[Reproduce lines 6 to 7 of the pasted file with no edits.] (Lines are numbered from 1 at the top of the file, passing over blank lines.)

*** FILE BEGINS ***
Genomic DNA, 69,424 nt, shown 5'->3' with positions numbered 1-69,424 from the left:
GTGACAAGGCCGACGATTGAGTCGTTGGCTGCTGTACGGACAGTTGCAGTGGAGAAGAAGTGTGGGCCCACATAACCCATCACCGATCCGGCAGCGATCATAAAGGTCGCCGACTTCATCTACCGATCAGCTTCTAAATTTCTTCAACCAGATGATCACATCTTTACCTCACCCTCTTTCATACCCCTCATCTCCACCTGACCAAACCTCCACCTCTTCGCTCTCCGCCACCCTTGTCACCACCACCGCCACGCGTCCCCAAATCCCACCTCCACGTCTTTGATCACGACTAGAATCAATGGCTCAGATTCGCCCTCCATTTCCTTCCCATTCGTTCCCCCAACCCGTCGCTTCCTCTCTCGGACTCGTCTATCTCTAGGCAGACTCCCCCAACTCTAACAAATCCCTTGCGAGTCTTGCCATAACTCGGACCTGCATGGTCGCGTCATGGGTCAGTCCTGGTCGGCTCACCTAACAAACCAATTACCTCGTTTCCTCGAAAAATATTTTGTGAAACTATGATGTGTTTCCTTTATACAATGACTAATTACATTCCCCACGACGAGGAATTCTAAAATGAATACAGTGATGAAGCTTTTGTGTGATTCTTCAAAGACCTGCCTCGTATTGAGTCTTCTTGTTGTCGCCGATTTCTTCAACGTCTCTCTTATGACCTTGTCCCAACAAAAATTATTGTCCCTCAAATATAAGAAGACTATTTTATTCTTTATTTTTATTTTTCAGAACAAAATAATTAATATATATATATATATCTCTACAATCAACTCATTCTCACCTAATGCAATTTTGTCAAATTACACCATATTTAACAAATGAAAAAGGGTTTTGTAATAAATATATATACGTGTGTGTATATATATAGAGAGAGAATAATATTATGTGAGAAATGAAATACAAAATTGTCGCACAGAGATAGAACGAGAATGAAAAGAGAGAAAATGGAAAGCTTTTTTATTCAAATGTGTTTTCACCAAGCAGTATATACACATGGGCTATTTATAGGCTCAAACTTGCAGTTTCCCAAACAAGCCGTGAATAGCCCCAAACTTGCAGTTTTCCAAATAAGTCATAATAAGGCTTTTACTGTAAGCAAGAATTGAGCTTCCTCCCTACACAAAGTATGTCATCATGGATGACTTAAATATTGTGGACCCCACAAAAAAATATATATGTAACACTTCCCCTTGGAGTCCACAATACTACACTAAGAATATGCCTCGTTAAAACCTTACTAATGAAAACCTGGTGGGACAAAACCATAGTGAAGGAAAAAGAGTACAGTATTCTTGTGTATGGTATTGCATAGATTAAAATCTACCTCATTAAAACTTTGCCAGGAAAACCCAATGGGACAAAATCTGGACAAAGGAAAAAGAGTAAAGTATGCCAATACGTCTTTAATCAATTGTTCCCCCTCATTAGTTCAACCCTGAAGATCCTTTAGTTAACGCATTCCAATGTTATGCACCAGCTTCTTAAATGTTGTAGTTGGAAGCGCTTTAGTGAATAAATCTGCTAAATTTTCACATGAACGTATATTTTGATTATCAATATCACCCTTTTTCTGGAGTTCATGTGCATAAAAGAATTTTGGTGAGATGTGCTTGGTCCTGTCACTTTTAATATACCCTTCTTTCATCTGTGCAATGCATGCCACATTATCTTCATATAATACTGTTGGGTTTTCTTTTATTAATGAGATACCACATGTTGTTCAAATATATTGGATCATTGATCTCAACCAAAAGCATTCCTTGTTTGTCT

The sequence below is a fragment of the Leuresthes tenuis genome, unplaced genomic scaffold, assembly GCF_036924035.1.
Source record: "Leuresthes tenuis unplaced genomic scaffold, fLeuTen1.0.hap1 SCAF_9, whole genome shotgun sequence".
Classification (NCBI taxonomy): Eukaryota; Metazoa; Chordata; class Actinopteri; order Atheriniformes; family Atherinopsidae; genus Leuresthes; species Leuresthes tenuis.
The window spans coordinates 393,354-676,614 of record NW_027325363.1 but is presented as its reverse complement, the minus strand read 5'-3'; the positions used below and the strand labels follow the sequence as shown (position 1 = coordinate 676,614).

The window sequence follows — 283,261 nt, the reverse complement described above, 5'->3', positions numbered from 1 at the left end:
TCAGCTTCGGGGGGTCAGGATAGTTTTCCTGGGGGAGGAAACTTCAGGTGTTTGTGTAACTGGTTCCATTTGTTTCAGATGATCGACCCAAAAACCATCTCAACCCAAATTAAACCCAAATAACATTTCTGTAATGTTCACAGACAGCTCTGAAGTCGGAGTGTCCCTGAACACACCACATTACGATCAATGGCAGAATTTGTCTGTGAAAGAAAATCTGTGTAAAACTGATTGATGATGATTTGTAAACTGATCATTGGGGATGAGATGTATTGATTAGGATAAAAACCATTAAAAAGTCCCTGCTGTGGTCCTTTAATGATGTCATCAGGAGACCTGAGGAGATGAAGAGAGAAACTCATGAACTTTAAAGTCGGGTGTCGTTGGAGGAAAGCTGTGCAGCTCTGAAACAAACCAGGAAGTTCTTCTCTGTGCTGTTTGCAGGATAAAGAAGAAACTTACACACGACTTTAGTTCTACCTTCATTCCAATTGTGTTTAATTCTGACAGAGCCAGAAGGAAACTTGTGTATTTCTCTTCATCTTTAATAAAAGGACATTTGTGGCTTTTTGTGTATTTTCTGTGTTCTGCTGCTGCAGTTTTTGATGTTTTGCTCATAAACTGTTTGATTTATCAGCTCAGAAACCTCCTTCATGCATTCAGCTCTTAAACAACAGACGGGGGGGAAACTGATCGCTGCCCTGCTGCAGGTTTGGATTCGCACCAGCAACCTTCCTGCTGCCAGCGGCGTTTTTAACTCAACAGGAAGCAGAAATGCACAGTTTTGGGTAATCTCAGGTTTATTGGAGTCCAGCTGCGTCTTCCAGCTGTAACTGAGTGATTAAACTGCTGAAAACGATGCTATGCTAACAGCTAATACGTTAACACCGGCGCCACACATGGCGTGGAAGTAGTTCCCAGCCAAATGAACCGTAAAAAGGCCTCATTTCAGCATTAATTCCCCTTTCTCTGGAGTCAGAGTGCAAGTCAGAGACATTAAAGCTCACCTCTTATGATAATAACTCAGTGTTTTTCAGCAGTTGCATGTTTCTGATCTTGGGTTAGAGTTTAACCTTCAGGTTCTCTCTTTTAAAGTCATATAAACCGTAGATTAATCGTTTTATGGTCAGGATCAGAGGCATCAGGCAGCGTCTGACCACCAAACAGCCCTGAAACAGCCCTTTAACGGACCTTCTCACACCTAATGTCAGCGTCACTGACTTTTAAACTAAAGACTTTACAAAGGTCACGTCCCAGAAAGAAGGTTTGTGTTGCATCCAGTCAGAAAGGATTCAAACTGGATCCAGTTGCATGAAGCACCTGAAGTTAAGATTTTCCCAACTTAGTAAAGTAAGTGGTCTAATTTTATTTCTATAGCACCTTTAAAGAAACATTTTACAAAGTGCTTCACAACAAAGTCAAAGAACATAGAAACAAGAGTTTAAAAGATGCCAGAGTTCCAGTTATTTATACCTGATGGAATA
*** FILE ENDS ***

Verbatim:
The window spans coordinates 393,354-676,614 of record NW_027325363.1 but is presented as its reverse complement, the minus strand read 5'-3'; the positions used below and the strand labels follow the sequence as shown (position 1 = coordinate 676,614).

The window sequence follows — 283,261 nt, the reverse complement described above, 5'->3', positions numbered from 1 at the left end: